- Melissa Isaacson, Columnist, ESPNChicago.com
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CHICAGO -- We haven't yet heard the Bears' new general manager Phil Emery spout the words "due diligence," a GM phrase former boss Jerry Angelo drove into the ground somewhere to the point of middle earth after Sam Hurd was hauled off by the feds.
Given that, it was almost refreshing when Emery came out in a statement saying the Bears, in fact, "were aware of what occurred over the weekend" with wide receiver Brandon Marshall, for whom they traded two third-round draft picks to the Miami Dolphins on Tuesday.
Maybe this is why the Bears received a bargain-basement price.
Marshall was accused of punching a woman in the face at a New York club, which his attorney said did not happen and that his client was "assisting authorities" in the matter, which reportedly included Marshall's wife being hit by a bottle and taken to the hospital with serious injuries.
Under normal circumstances, if we can call any of this even remotely normal, a person with a clean record might be given the benefit of the doubt in a similar situation. A person with a clean record might even be excused for assaulting someone in defense of his wife, who had just supposedly sustained a serious injury.
But, of course, Marshall is not a person with a clean record. He has a history of incidents, including disorderly conduct, drunken driving and more than one alleging domestic violence (Marshall was also stabbed in the stomach by his wife in one domestic dispute in which charges were later dropped).
This is a person who was involved in another nightclub altercation in 2007 that may have directly led, by Marshall's own admission, to the drive-by murder of Broncos teammate Darrent Williams.
Marshall was called to commissioner Roger Goodell's offices in July 2008 to explain a series of incidents, most notably his March 6, 2008 arrest on a domestic violence warrant filed by his former girlfriend. He was suspended for three games for violating its personal conduct policy. The punishment later was reduced to one game.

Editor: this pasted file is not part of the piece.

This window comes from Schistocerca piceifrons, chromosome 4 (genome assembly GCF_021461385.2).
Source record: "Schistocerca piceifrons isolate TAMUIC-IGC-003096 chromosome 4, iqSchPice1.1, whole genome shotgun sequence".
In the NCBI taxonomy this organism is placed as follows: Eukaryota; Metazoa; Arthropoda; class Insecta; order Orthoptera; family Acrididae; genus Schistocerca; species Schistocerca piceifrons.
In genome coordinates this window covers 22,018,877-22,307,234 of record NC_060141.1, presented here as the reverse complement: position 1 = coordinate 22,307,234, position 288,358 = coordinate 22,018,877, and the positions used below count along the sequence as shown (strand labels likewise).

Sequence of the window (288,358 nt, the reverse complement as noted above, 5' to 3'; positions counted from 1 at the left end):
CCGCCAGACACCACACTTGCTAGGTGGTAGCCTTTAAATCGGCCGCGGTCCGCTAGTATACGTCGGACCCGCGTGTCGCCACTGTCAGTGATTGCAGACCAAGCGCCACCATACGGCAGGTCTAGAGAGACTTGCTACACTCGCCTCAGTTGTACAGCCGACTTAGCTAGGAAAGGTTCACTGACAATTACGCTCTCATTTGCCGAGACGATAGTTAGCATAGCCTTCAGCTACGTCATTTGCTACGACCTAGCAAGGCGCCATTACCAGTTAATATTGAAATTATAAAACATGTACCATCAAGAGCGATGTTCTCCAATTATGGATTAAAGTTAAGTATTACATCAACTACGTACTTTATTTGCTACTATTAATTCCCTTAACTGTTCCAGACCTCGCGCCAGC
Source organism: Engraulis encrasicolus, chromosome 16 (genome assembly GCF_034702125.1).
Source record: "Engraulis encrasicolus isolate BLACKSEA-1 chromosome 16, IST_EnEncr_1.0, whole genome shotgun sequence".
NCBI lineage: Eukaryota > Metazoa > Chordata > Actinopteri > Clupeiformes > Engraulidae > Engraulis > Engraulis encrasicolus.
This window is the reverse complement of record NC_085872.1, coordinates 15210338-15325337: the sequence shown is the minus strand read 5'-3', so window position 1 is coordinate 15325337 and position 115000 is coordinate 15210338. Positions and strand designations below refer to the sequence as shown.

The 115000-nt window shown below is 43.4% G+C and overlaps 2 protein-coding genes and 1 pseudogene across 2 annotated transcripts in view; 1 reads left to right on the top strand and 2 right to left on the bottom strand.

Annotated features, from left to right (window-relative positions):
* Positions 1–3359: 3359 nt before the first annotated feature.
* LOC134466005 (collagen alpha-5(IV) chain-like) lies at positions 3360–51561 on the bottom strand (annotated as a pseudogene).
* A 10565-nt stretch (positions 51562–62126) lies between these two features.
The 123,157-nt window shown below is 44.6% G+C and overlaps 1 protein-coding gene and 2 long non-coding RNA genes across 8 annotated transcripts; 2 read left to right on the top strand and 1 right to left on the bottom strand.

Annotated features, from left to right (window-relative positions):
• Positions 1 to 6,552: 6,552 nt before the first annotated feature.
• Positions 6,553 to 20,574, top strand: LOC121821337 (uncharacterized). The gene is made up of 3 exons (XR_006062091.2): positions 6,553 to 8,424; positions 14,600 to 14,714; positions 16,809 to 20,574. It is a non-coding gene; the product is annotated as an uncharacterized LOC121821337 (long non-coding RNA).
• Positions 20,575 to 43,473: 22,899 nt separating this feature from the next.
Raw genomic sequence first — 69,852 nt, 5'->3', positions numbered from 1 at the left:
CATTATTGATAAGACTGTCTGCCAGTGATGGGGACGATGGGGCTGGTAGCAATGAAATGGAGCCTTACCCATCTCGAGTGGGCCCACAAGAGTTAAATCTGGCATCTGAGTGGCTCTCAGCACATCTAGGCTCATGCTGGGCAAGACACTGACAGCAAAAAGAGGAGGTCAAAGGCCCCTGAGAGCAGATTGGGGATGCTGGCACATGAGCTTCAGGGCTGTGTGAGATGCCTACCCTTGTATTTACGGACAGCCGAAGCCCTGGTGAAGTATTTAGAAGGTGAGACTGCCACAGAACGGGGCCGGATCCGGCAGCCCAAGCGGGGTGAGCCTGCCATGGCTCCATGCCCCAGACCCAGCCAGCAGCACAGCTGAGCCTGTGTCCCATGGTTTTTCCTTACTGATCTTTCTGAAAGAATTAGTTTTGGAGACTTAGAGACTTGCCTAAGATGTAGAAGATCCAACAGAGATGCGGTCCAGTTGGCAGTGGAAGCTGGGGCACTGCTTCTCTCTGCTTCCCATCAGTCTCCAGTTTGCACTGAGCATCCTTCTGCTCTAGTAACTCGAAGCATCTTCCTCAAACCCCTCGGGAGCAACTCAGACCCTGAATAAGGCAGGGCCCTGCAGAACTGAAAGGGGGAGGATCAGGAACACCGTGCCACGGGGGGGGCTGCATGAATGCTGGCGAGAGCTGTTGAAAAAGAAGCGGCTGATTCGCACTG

This is a person for whom the Bears gave up two third-round draft picks and to whom they will pay a reported $28.1 million over the next three seasons.
Last summer, Marshall disclosed that he had received treatment for borderline personality disorder and anger management. He said he wanted to speak out on behalf of others who suffered from the same condition and was included in the making of a documentary about it called "Brandon Marshall: Borderline Beast."
If this is baggage, it's the kind that would draw a boatload of overage charges at the airport.
You can't blame Jay Cutler for wanting Marshall here and perhaps convincing the Bears to acquire him. Cutler's a player. It isn't his money. It isn't his sense of morality on the line. It isn't his responsibility. But it is why you don't let players make trades.
Cutler said in an interview on the "Waddle and Silvy Show" Wednesday that while the timing is "unfortunate. We don't want to paint a bad picture of Brandon Marshall. Does he have a record of stuff in the past? Absolutely, but I know him as a person, not only as a player, and he truly is a good guy. We got a good teammate and we got a heck of a player."
He may very well be both of those things. But what Marshall brings to the Bears is a little more than a record of "stuff." It is a serious track record of questionable behavior. Even more embarrassing is the fact that ESPN's Adam Schefter reported that although the Bears knew there was an incident this weekend, the team did not know details about it or that Marshall was being investigated by the police.
Once again, not a ringing endorsement for the organization's security department, which last season somehow missed that Hurd was being investigated by the federal government before the Bears receiver was charged with accepting a kilo of cocaine from an undercover agent posing as a drug supplier.
Or maybe Emery simply does not care about Marshall's past. And, please, let's not minimize it by calling it a "character issue."
Yes, Marshall has said he has an emotional disorder and we believe him. But this is not about an employer doing the right thing by an employee who comes forward with such a problem. This is a prospective employer deciding to look the other way and invest millions of dollars in a person with a history of criminal activity.
And assuming Marshall does have serious mental health issues, is this really the situation you want to expose him to -- living in another big city with the pressure of playing for a team with extremely high expectations? His teams never sniffed the playoffs before. And who is going to babysit him here? Cutler? He'll have actual babysitting duties next season.
There are certainly fans who today are saying this is all still worth the risk and applauding Emery for his guts, even though the little older and little more expensive Vincent Jackson may have been had in free agency without giving up draft picks or any semblance of principles.
But forget principles for a second. Forget the fact that despite what Emery said about character during his introductory press conference, this reflects on his credibility.
The Bears' task now is pretty simple. All they have to do is win a Super Bowl before trouble finds Marshall again.
The Bears' trade for talented but troubled Brandon Marshall is not without risk.